-The movie somehow has just the right amount of sweetness too.

-Particularly loved the opening detail on their malnourishment as explanation, does so much explaining in a simple detail.

-Having Sharlto Copely, who plays the main guy Wikus, just absolutely NAIL the role has to help you out. It seriously wasn’t until this exact moment that I realized he was acting against nothing and completely sold his relationship with the main bug. It blows my mind. I seriously didn’t even think about it til right now… whoa… I had been thinking about his character arc and how he sold his development. Which is what you really should be thinking about and not the CGI. Just brilliant.

-As a historical lover of first person shooters, I could appreciate all the great inventive weapons in this. Fun stuff.

-That’s good for now I think. I really liked this well executed, and thoughtful movie. Sure the concepts at play aren’t exactly rocket science, but they sure aren’t banal and they used a valid sense of maturity and tact in dealing with them. Which is a HELL of a lot more you can say than most summer movies.

-Peter Jackson found a winner.

PS – A basterds blurb coming soon

Love: Paris

August 24, 2009

Paris is the most beautiful city in the world. There is no arguing this. I imagine there are more beautiful places; perhaps like Santorini, Tahiti, The Swiss Alps, or the green forests of China. But as far as an actual city, a major international one at that, in a hotbed of cultural shifts and living history, there is nothing more beautiful than Paris.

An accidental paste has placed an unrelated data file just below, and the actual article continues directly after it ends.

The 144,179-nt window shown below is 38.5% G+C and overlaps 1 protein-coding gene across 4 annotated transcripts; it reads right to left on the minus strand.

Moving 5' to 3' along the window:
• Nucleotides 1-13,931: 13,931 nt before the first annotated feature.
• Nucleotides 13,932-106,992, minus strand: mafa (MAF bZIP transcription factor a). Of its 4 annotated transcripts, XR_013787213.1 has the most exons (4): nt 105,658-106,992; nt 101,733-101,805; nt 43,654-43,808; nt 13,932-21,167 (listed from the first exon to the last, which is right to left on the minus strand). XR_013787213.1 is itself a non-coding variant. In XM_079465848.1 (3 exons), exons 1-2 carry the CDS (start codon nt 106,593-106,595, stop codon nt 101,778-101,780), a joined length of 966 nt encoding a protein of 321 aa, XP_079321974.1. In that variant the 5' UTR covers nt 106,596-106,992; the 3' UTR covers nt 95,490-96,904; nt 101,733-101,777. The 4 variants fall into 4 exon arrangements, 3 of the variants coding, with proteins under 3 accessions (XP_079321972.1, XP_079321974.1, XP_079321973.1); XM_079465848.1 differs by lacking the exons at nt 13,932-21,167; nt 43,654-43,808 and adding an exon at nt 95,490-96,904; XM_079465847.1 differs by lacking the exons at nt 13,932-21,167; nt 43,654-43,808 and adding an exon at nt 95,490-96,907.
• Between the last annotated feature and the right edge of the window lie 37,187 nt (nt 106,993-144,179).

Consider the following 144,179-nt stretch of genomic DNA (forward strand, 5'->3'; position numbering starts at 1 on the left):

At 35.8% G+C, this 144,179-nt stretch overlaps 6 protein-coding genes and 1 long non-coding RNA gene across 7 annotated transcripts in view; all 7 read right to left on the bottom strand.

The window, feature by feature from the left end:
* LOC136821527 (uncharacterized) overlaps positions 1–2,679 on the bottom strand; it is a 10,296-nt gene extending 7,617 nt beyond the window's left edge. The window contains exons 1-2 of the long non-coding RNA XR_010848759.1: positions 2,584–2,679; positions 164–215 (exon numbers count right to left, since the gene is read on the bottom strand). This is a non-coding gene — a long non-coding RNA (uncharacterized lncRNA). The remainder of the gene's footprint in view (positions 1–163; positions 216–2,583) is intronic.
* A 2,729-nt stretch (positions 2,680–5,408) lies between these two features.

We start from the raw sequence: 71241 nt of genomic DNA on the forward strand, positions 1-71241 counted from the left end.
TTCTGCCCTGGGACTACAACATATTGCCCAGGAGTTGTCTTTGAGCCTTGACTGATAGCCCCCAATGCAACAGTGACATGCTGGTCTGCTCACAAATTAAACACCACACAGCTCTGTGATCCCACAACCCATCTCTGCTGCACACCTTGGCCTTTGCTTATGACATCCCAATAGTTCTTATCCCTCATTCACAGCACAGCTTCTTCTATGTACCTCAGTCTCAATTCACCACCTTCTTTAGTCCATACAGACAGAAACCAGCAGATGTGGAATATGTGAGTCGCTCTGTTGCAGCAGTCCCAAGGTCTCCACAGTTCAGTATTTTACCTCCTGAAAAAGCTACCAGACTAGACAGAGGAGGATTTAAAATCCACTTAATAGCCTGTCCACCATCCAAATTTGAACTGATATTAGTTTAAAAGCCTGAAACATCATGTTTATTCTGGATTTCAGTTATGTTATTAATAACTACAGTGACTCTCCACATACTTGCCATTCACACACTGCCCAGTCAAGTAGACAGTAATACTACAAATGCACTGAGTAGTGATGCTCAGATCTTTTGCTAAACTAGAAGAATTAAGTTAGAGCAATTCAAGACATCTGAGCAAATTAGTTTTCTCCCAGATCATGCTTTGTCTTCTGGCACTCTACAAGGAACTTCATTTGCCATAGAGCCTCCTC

For aesthetic starters, virtually all the buildings in the central districts (called arrondissements) assemble a congruous harmony of neo-classical styled facades; all a kind of shade of white or ecru, dressed with beautiful adornments, flowers, shutters, drapes, and verandas. For more, let’s go to wiki!:

“For centuries, the city had been a labyrinth of narrow streets and half-timber houses, but, beginning in 1852, the Baron Haussmann‘s urbanisation program involved leveling entire quarters to make way for wide avenues lined with neo-classical stone buildings of bourgeoisie standing. Most of this ‘new’ Paris is the Paris we see today. The building code has seen few changes since, and the Second Empire plans are in many cases still followed. The “alignement” law is still in place, which regulates building facades of new constructions according to a pre-defined street width. A building’s height is limited according to the width of the streets it lines, and under the regulation, it is difficult to get an approval to build a taller building.

Many of Paris’s important institutions are located outside the city limit. The financial (La Défense) business district, the main food wholesale market (Rungis), schools (École Polytechnique, HEC, ESSEC, INSEAD), research laboratories (in Saclay or Évry), the largest stadium (the Stade de France), and government offices (Ministry of Transportation) are located in the city’s suburbs.”